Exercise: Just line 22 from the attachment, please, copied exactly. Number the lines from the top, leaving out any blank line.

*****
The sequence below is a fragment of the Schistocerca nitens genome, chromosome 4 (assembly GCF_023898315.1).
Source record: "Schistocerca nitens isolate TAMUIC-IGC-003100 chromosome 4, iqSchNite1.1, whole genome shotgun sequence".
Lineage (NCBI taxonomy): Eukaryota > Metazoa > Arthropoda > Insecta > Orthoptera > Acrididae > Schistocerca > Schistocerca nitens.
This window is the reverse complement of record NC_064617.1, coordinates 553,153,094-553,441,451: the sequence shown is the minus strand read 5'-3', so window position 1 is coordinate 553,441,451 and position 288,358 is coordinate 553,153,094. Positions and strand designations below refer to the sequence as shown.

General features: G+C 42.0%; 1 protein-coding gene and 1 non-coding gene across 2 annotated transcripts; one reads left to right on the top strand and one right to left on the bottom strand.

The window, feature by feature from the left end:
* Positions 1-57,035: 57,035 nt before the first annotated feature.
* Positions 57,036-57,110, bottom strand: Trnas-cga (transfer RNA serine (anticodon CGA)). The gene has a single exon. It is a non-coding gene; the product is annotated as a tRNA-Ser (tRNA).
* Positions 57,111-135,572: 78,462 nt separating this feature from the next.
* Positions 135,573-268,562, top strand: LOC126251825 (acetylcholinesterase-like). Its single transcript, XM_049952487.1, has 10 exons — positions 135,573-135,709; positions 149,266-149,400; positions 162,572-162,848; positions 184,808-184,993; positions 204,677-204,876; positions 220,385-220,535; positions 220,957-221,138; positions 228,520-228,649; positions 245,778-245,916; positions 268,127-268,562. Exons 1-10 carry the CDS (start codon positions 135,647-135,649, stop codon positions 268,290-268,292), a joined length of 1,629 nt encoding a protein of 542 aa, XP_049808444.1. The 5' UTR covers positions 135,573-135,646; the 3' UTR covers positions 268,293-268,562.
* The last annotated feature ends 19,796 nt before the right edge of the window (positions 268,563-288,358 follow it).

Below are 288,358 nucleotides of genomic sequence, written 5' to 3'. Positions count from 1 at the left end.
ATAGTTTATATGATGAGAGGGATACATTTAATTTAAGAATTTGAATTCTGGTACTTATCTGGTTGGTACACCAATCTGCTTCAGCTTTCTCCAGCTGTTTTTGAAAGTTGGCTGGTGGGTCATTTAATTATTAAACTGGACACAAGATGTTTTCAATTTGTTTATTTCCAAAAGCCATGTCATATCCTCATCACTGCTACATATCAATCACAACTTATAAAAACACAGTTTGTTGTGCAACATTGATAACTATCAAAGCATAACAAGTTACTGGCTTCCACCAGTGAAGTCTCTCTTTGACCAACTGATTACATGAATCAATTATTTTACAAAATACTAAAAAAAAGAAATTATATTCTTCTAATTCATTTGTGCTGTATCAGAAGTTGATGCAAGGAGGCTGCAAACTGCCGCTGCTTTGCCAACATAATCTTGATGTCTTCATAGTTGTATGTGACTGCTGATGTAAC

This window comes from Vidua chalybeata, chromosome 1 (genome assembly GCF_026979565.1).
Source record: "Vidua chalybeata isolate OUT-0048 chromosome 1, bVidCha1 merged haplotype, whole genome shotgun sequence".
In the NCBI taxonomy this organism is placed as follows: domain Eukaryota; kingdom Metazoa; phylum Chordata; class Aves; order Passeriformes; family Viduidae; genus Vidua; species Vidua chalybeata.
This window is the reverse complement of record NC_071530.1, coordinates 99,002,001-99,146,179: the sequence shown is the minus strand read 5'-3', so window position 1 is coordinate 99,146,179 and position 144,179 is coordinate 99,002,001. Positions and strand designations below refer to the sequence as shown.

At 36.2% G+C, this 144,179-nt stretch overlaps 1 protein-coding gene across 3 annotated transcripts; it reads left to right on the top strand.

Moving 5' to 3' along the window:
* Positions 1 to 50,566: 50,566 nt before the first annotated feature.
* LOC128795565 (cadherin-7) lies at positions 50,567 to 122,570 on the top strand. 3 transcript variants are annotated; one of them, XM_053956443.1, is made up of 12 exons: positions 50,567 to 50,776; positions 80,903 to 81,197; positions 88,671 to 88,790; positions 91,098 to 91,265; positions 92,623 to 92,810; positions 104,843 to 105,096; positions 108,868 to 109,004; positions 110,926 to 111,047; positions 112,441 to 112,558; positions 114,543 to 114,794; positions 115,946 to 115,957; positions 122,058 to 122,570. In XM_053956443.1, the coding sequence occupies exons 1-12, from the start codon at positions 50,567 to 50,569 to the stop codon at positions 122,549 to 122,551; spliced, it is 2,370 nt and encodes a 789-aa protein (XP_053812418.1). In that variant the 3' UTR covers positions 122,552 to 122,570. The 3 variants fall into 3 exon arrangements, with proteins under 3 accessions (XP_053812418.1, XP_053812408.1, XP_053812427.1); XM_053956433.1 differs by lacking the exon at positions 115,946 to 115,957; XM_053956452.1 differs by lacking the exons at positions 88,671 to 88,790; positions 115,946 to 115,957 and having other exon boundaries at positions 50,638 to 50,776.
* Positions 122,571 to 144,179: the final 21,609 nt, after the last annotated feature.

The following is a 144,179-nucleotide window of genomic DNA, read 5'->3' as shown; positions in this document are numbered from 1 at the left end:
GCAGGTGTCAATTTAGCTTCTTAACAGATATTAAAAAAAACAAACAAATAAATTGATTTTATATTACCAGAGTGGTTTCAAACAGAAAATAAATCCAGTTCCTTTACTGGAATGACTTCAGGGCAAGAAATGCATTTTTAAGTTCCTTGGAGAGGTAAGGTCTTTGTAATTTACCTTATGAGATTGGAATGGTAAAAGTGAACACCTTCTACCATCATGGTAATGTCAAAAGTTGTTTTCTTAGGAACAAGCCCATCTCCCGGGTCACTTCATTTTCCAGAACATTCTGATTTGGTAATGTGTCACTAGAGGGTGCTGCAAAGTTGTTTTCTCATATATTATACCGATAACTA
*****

* Positions 122,571 to 144,179: the final 21,609 nt, after the last annotated feature.